We can live in Him – right now – as we live our lives in the heart of the Church – for the sake of the world. The Church is not so much a Some-Thing as a Some-One. The Church is the Body of Christ and we are members of that Body. Jesus is the Head of the Body. He continues His mission now, in and through His Body. The Head and the Body cannot be separated.
We are being made perfect, made holy, as we cooperate with the continual invitations from Jesus Christ to conversion. We are invited to live our lives in the Communion of His Body on earth, the Church.
We are capacitated to love as He loved, by His grace which is at work within us. Through the power of the Holy Spirit at work within us we are being made into a new creation – in Christ. By actually believing this – and then beginning to live differently – we prove ourselves to be Sons and Daughters of His Father, who by the power of the Holy Spirit, has become Our Father.
Christianity is not just about going to heaven, but about living differently beginning right now and helping to bring “heaven” to earth.
When we follow Jesus a dynamic process happens within us, an ever deepening conversion and transformation begins to take place, a process which is called perfection.
We “participate in the Divine Nature” the Apostle Peter tells us. (2 Peter 1:4). We are perfected in charity, by grace – and through faith.
Every Christian, no matter what their state in life or even our particular vocation, is called to this holiness of life. God’s Divine Life, and its dynamic work within us, is meant change us into the new men and women that Jesus Christ has made it possible for us to become, beginning now.
We can walk this way of holiness by living in His Body, the Church, of which we are members.In that new set of relationships with Him, and in Him, with one another, we grow and change. As we pray, read and study His Word, the Bible, receive the Sacraments and begin to actually live as Christians, we begin to change. We become those “new creations” the Apostle Paul referred to. (See, 2Cor. 5:17)
The Church is the seed of the kingdom which is to come.
The Church makes the kingdom present in a world waiting to be born anew. Only when the King returns will the Kingdom be fully established. Then, upon His glorious return, the entire creation will be reconstituted by love, made perfect, and handed back to the Father as a gift of love.
However, the Church is a sign, a sacrament of that Kingdom. We are seeds of that kingdom, scattered into the world as into a furrow. We are called to become saints and refashioned through cooperation with grace, and then sown into this age to transform it from within.
Called to become saints, right where we are
The Saints we honor as Catholic Christians are given to us as examples to emulate as well as intercessors to assist us in responding to our vocation. They are companions on the journey; men and women like us who responded to God’s invitation to become like Jesus.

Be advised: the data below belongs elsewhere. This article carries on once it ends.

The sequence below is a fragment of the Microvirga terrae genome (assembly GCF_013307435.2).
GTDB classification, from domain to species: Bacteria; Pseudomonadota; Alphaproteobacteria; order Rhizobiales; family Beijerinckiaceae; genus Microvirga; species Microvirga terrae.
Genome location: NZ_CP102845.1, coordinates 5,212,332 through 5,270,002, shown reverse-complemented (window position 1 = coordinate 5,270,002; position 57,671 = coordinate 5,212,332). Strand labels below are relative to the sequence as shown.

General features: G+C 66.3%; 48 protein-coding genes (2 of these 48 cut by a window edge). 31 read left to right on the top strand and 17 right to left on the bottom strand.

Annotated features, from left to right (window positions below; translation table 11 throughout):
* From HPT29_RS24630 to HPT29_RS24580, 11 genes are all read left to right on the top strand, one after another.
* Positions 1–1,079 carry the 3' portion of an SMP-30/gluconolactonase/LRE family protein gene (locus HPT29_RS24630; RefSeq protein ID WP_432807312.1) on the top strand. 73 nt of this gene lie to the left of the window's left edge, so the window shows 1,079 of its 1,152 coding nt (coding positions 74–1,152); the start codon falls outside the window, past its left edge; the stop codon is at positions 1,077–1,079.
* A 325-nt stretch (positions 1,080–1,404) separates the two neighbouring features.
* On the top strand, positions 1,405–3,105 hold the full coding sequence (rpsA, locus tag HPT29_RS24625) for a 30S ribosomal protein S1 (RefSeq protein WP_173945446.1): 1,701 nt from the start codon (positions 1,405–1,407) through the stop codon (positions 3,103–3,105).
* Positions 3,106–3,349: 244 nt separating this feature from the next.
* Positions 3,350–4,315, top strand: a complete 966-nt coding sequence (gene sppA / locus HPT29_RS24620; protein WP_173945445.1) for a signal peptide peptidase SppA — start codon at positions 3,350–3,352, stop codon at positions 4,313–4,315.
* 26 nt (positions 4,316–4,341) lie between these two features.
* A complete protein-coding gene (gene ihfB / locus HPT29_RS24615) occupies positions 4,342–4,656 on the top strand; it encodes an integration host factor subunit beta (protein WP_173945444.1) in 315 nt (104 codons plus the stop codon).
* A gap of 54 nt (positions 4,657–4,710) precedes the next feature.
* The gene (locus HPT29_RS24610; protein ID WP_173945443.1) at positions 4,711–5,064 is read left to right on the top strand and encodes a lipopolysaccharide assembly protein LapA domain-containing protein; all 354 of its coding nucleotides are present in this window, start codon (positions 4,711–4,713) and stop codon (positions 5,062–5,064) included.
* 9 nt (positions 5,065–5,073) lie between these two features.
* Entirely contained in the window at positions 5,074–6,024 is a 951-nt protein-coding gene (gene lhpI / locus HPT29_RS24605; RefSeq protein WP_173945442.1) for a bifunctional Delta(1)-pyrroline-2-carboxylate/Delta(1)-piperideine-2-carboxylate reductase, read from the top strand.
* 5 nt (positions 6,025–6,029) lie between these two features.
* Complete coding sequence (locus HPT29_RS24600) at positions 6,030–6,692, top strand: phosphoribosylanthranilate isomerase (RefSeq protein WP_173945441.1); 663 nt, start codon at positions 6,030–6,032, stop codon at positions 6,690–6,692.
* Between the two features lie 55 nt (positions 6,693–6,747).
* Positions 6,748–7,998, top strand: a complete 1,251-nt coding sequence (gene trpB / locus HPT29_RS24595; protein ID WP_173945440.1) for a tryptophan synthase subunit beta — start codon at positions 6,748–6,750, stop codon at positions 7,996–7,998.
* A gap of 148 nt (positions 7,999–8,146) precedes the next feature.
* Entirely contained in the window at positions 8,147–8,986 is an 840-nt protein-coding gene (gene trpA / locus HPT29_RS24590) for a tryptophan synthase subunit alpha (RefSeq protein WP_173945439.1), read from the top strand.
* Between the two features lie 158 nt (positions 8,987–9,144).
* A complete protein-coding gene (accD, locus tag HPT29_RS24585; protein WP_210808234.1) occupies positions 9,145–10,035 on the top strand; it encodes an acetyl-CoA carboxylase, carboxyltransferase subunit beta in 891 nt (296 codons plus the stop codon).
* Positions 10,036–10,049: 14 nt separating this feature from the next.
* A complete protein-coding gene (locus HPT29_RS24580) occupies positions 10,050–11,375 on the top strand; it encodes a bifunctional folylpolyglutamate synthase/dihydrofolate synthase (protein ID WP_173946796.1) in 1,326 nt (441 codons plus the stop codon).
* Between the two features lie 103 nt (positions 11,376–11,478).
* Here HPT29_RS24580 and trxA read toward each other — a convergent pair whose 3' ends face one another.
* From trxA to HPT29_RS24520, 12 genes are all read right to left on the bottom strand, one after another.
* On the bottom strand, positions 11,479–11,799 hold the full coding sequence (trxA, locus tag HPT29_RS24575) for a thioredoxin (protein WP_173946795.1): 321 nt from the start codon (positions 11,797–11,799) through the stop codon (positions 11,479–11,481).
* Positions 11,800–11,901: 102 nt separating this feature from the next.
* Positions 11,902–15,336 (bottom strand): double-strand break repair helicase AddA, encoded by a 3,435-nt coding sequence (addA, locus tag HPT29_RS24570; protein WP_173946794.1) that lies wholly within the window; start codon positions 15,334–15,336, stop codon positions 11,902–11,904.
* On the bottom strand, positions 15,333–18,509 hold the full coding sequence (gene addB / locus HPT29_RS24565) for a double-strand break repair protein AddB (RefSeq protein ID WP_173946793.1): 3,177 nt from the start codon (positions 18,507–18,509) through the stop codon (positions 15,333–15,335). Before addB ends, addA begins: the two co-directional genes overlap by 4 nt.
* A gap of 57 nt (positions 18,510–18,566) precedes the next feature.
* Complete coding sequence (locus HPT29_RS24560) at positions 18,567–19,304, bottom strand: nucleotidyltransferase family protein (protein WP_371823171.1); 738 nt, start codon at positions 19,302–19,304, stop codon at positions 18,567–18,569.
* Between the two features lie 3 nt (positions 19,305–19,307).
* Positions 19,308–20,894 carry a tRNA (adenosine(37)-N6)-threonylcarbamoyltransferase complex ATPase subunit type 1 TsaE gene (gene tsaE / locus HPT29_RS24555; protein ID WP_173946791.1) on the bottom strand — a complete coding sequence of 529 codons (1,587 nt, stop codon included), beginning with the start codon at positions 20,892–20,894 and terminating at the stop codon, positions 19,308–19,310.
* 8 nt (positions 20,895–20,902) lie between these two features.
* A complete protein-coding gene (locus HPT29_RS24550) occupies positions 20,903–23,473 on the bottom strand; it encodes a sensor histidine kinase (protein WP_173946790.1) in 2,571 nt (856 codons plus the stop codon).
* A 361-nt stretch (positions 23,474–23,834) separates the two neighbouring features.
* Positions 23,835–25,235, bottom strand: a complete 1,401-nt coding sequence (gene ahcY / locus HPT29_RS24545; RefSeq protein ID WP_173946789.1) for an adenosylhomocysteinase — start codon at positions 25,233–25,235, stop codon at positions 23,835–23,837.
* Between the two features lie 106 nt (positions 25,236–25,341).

They pray for us because we are joined with them in the eternal communion of love. They put legs on the Gospel, showing us what holiness looks like. However, if we stop there, we miss the mark. Missing the mark is the translation of the Hebrew word often translated “sin” in the Old Testament.
We are called to become saints
That happens as we are perfected in charity and to grow in holiness. Not only are we called to holiness, it is now possible through Jesus Christ. In the Gospel text which will be read at tomorrow’s Liturgy for the Second Sunday of Lent, we will hear proclaimed the account of the Transfiguration of Jesus from the account offered by St Mark.
What we also need to remember about this account is that Jesus is also revealing who we are called to become – as we continue on the road to redemption and follow the way of perfection which will only be complete (perfect) when we too are raised from the dead.
The Fathers of the Second Vatican Council point to this scriptural teaching in their often quoted 22d paragraph found in another of their profound documents On the Church in the Modern world (Guadum et Spes, Joy and Hope, #22) with these words.
The truth is that only in the mystery of the incarnate Word does the mystery of man take on light. For Adam, the first man, was a figure of Him Who was to come, namely Christ the Lord. Christ, the final Adam, by the revelation of the mystery of the Father and His love, fully reveals man to man himself and makes his supreme calling clear.
I close with words from the Apostle Paul which help to open up the meaning of our vocation in Jesus Christ – and the call we each have to progress, to be perfected, in Him. They are expounded upon with great beauty and insight in the paragraph from Gaudium et Spes which I quoted above.
I urge my readers to go to the source and read it for yourself. Here are the words of the Apostle addressed not only to the Colossian Christians but to you and to me:
“He is the image of the invisible God, the first-born of all creation; for in him all things were created, in heaven and on earth, visible and invisible, whether thrones or dominions or principalities or authorities–all things were created through him and for him. He is before all things, and in him all things hold together.”
“He is the head of the body, the church; he is the beginning, the first-born from the dead, that in everything he might be pre-eminent. For in him all the fullness of God was pleased to dwell, and through him to reconcile to himself all things, whether on earth or in heaven, making peace by the blood of his cross.
“And you, who once were estranged and hostile in mind, doing evil deeds, he has now reconciled in his body of flesh by his death, in order to present you holy and blameless and irreproachable before him, provided that you continue in the faith, stable and steadfast, not shifting from the hope of the gospel which you heard, which has been preached to every creature under heaven, and of which I, Paul, became a minister. (Colossians 1:15-23)
The opinions expressed by columnists are their own and do not necessarily represent the views of Barb Wire.